was not released. ICE immediately took her into custody and
transferred her to a holding center in Louisiana. For an
extended period of time, Baltazar-Sebastian's whereabouts
were unknown to her daughter and her attorney.
Baltazar-Sebastian was not able to communicate with her
attorney about her case. On September 13, 2019, she appeared
before an Immigration Judge in Louisiana. The hearing was
continued to give her time to find an immigration attorney.
September 25, 2019, in this criminal case, the United States
filed a Motion for Writ of Habeas Corpus Ad Prosequendum to
ensure that Baltazar-Sebastian would be present at a hearing
before this Court. The motion was granted by Magistrate Judge
F. Keith Ball. Counsel for Baltazar-Sebastian then filed two
motions of her own: (1) to set aside the Writ, and (2) to
clarify her client's conditions of release. Counsel
argued that because Baltazar-Sebastian had been released on
bond by the Magistrate Judge, her continued detention by ICE
hearing was held on October 15, 2019. Baltazar-Sebastian
asked the Court to enforce Judge Anderson's Order of
Release. This Court granted Baltazar-Sebastian's request
and promised a detailed written order. The United States'
motion for reconsideration followed shortly thereafter.
Another hearing was held on November 18, 2019, this time with
representatives from the United States Attorney's Office,
the Department of Justice (Main Justice), and
The Court's full ruling follows.
case requires the Court to analyze the Bail Reform Act of
1984 (BRA), 18 U.S.C. § 3141 et seq., and the
Immigration and Nationality Act of 1965 (INA), 8 U.S.C.
§ 1101 et seq.
The Bail Reform Act
our society liberty is the norm, and detention prior to trial
or without a trial is the carefully limited exception.”
United States v. Salerno, 481 U.S. 739, 755 (1987).
Congress understood this when it enacted the BRA, which
provides that a “judicial officer shall order the
pretrial release” of a person charged with a federal
crime, “unless the judicial officer determines that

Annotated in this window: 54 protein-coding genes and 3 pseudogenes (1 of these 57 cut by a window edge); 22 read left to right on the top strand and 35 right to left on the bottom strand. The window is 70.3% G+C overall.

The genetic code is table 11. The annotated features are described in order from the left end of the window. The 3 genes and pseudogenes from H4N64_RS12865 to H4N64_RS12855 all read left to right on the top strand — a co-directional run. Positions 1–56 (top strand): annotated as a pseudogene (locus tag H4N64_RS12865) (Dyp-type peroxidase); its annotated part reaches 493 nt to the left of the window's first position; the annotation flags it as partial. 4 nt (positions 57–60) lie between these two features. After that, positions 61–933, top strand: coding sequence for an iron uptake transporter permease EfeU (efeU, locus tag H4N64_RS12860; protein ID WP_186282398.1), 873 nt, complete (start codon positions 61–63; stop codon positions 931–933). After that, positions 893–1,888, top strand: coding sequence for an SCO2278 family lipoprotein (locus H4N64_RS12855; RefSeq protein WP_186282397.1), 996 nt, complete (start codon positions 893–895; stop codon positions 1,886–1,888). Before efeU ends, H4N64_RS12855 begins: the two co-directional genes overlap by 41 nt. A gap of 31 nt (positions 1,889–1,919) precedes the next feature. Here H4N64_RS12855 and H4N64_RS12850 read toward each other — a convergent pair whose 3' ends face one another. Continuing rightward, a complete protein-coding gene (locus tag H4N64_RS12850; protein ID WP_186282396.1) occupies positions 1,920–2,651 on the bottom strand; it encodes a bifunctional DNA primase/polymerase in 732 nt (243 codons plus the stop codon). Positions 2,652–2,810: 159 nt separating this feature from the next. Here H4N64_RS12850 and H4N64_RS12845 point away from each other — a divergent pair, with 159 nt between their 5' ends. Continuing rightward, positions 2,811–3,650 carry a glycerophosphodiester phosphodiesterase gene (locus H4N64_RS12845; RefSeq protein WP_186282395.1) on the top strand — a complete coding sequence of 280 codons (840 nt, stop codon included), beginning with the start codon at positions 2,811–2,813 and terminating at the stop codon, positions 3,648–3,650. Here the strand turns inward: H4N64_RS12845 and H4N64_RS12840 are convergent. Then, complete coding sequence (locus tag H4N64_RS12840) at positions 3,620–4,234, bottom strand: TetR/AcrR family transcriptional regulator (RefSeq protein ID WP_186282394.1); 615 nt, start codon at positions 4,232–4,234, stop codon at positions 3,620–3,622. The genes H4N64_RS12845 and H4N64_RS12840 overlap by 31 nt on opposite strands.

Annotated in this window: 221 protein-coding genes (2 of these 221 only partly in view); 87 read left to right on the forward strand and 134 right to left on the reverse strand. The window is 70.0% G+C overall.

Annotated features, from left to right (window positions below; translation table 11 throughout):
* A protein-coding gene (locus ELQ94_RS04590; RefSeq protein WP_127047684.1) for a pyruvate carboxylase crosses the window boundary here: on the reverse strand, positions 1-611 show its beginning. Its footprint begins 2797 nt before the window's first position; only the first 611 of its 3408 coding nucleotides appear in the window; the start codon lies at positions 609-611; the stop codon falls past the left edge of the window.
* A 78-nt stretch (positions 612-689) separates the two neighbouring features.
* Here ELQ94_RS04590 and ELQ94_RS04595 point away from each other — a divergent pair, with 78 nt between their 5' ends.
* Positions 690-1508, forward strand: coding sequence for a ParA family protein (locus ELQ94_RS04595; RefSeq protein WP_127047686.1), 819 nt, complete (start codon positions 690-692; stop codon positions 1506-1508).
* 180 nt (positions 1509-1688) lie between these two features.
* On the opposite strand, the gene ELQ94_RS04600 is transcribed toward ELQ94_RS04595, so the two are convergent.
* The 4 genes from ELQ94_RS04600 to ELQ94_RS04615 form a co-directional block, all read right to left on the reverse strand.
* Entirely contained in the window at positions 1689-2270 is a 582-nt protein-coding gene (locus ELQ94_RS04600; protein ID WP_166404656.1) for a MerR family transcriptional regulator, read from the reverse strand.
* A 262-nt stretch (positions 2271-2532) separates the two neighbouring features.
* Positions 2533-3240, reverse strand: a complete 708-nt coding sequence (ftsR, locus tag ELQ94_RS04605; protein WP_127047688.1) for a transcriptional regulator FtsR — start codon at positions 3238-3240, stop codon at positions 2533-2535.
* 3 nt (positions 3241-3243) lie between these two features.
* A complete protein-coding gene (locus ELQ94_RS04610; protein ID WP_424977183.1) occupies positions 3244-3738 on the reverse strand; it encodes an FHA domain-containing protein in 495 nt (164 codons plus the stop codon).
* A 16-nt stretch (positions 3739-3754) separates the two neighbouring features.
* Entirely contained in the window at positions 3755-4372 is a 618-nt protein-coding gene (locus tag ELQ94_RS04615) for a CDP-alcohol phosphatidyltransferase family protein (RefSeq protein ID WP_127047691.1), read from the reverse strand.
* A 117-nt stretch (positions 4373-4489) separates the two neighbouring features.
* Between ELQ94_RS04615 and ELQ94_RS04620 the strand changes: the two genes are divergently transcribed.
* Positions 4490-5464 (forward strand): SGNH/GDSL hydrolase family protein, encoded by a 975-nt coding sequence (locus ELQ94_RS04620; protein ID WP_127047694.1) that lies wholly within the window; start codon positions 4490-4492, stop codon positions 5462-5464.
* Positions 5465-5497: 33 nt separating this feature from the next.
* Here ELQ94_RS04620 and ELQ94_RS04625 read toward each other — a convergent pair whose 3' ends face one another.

such release will not reasonably assure the appearance of the
person as required or will endanger the safety of any other
person or the community.” 18 U.S.C. § 3142(b).
“The word ‘shall' is mandatory in
meaning.” United States v. Graves, 908 F.3d
137, 141 (5th Cir. 2018), as revised (Nov. 27, 2018)
(citing Valdez v. Cockrell, 274 F.3d 941, 950 (5th
Cir. 2001)). Pursuant to this language, “the
presumption is release absent a demonstration that the
defendant is likely to flee or is a danger to the
community.” United States v. Espinoza-Ochoa,
371 F.Supp.3d 1018, 1020 (M.D. Ala. 2019) (citation omitted).
expressly contemplates pretrial release for aliens. See
United States v. Adomako, 150 F.Supp.2d 1302, 1304 (M.D.
Fla. 2001). Section 3142(d) of the Act provides that if a
judicial officer determines that an alien “may flee or
pose a danger to any other person or the community, then the
judicial officer shall order the temporary detention of such
person in order for the attorney for the government to notify
the appropriate official of the Immigration and
Naturalization Service.” United States v.
Trujillo-Alvarez, 900 F.Supp.2d 1167, 1174 (D. Or. 2012)
(citing 18 U.S.C. § 3142(d)) (quotation marks and
emphasis omitted). This temporary detention may not exceed 10
days. 18 U.S.C. § 3142(d). The statute continues,
“[i]f the official fails or declines to take such
person into custody during that period, such person shall be
treated in accordance with the other provisions of this
section, notwithstanding the applicability of other
provisions of law governing release pending trial or
deportation or exclusion proceedings.” Id.
“The ordinary meaning of notwithstanding is in spite
of, or without prevention or obstruction from or by.”
N.L.R.B. v. SW General, Inc., 137 S.Ct. 929, 939
(2017) (quotation marks and citations omitted). The use of
“notwithstanding” in a statute “shows which
provision prevails in the event of a clash.”
Id. (citing Antonin Scalia & Bryan A. Garner,
Reading Law: The Interpretation of Legal Texts 126-27
other section in the BRA addresses aliens, nor are there
special or additional conditions placed on such persons.
Congress chose not to make any other distinction between
citizens and aliens. Outside of § 3142(d), Congress
required that detainees be treated alike.
The Immigration and Nationality Act
illegal alien is detained under the INA to facilitate his
removal from the country.” United States v.
Vasquez-Benitez, 919 F.3d 546, 553 (D.C. Cir. 2019)
(citing 8 U.S.C. § 1231(a)(2)).
1226(a) of the INA states that “an alien may be
arrested and detained pending a decision on whether the alien
is to be removed from the United States.” 8 U.S.C.
§ 1226(a). Though § 1226(a) generally makes an
alien's detention permissive, § 1226(c) provides
specific instances when continued physical custody of an